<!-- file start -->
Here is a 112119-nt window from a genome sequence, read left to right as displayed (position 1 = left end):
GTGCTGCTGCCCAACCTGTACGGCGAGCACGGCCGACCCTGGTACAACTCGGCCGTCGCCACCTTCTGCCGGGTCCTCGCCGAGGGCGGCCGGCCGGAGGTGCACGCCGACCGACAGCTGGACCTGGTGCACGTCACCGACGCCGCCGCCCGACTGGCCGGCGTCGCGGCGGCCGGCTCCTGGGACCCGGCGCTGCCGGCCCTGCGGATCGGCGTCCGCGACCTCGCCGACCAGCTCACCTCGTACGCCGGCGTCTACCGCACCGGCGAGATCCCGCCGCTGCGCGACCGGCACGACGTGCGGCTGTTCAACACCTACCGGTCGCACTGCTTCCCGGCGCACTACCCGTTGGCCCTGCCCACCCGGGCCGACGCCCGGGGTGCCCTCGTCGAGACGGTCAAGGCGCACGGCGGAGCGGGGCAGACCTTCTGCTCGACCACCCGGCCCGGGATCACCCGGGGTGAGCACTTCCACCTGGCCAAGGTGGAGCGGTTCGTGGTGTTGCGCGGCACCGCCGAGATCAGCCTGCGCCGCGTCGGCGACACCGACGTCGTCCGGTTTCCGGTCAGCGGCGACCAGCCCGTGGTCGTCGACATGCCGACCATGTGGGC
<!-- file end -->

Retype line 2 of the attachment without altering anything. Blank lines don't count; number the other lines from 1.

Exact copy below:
GTGCTGCTGCCCAACCTGTACGGCGAGCACGGCCGACCCTGGTACAACTCGGCCGTCGCCACCTTCTGCCGGGTCCTCGCCGAGGGCGGCCGGCCGGAGGTGCACGCCGACCGACAGCTGGACCTGGTGCACGTCACCGACGCCGCCGCCCGACTGGCCGGCGTCGCGGCGGCCGGCTCCTGGGACCCGGCGCTGCCGGCCCTGCGGATCGGCGTCCGCGACCTCGCCGACCAGCTCACCTCGTACGCCGGCGTCTACCGCACCGGCGAGATCCCGCCGCTGCGCGACCGGCACGACGTGCGGCTGTTCAACACCTACCGGTCGCACTGCTTCCCGGCGCACTACCCGTTGGCCCTGCCCACCCGGGCCGACGCCCGGGGTGCCCTCGTCGAGACGGTCAAGGCGCACGGCGGAGCGGGGCAGACCTTCTGCTCGACCACCCGGCCCGGGATCACCCGGGGTGAGCACTTCCACCTGGCCAAGGTGGAGCGGTTCGTGGTGTTGCGCGGCACCGCCGAGATCAGCCTGCGCCGCGTCGGCGACACCGACGTCGTCCGGTTTCCGGTCAGCGGCGACCAGCCCGTGGTCGTCGACATGCCGACCATGTGGGC